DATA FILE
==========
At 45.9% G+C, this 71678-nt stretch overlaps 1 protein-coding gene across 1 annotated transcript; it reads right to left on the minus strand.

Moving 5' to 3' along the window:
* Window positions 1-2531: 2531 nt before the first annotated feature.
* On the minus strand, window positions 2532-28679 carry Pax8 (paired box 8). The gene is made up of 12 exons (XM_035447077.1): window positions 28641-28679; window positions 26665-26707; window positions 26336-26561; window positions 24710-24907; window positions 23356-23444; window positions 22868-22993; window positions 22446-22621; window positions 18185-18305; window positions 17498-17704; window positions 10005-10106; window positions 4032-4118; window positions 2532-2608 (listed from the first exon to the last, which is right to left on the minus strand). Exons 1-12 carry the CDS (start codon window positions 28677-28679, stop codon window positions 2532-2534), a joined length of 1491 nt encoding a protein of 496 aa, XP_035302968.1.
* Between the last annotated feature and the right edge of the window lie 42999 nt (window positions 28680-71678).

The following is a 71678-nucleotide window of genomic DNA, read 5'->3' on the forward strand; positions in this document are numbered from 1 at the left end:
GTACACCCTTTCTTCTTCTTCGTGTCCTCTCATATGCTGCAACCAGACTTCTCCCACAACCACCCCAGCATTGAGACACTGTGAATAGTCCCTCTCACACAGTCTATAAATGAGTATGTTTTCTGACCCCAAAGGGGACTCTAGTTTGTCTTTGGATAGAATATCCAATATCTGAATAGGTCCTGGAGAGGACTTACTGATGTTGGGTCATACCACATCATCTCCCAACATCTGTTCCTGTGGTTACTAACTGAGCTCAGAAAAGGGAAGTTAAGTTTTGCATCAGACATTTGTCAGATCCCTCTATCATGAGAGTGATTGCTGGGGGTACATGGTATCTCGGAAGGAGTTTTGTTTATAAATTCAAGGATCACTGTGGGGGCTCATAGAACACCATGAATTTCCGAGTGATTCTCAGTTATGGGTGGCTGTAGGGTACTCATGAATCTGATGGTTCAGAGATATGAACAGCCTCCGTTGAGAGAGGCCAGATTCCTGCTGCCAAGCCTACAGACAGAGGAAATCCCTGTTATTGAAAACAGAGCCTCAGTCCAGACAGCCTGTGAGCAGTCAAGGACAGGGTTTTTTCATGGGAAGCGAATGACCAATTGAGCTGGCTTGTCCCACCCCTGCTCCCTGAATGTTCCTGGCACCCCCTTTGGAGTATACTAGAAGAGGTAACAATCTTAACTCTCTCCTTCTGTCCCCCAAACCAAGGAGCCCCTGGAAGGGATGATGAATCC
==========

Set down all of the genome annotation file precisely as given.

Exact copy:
At 45.9% G+C, this 71678-nt stretch overlaps 1 protein-coding gene across 1 annotated transcript; it reads right to left on the minus strand.

Moving 5' to 3' along the window:
* Window positions 1-2531: 2531 nt before the first annotated feature.
* On the minus strand, window positions 2532-28679 carry Pax8 (paired box 8). The gene is made up of 12 exons (XM_035447077.1): window positions 28641-28679; window positions 26665-26707; window positions 26336-26561; window positions 24710-24907; window positions 23356-23444; window positions 22868-22993; window positions 22446-22621; window positions 18185-18305; window positions 17498-17704; window positions 10005-10106; window positions 4032-4118; window positions 2532-2608 (listed from the first exon to the last, which is right to left on the minus strand). Exons 1-12 carry the CDS (start codon window positions 28677-28679, stop codon window positions 2532-2534), a joined length of 1491 nt encoding a protein of 496 aa, XP_035302968.1.
* Between the last annotated feature and the right edge of the window lie 42999 nt (window positions 28680-71678).

The following is a 71678-nucleotide window of genomic DNA, read 5'->3' on the forward strand; positions in this document are numbered from 1 at the left end:
GTACACCCTTTCTTCTTCTTCGTGTCCTCTCATATGCTGCAACCAGACTTCTCCCACAACCACCCCAGCATTGAGACACTGTGAATAGTCCCTCTCACACAGTCTATAAATGAGTATGTTTTCTGACCCCAAAGGGGACTCTAGTTTGTCTTTGGATAGAATATCCAATATCTGAATAGGTCCTGGAGAGGACTTACTGATGTTGGGTCATACCACATCATCTCCCAACATCTGTTCCTGTGGTTACTAACTGAGCTCAGAAAAGGGAAGTTAAGTTTTGCATCAGACATTTGTCAGATCCCTCTATCATGAGAGTGATTGCTGGGGGTACATGGTATCTCGGAAGGAGTTTTGTTTATAAATTCAAGGATCACTGTGGGGGCTCATAGAACACCATGAATTTCCGAGTGATTCTCAGTTATGGGTGGCTGTAGGGTACTCATGAATCTGATGGTTCAGAGATATGAACAGCCTCCGTTGAGAGAGGCCAGATTCCTGCTGCCAAGCCTACAGACAGAGGAAATCCCTGTTATTGAAAACAGAGCCTCAGTCCAGACAGCCTGTGAGCAGTCAAGGACAGGGTTTTTTCATGGGAAGCGAATGACCAATTGAGCTGGCTTGTCCCACCCCTGCTCCCTGAATGTTCCTGGCACCCCCTTTGGAGTATACTAGAAGAGGTAACAATCTTAACTCTCTCCTTCTGTCCCCCAAACCAAGGAGCCCCTGGAAGGGATGATGAATCC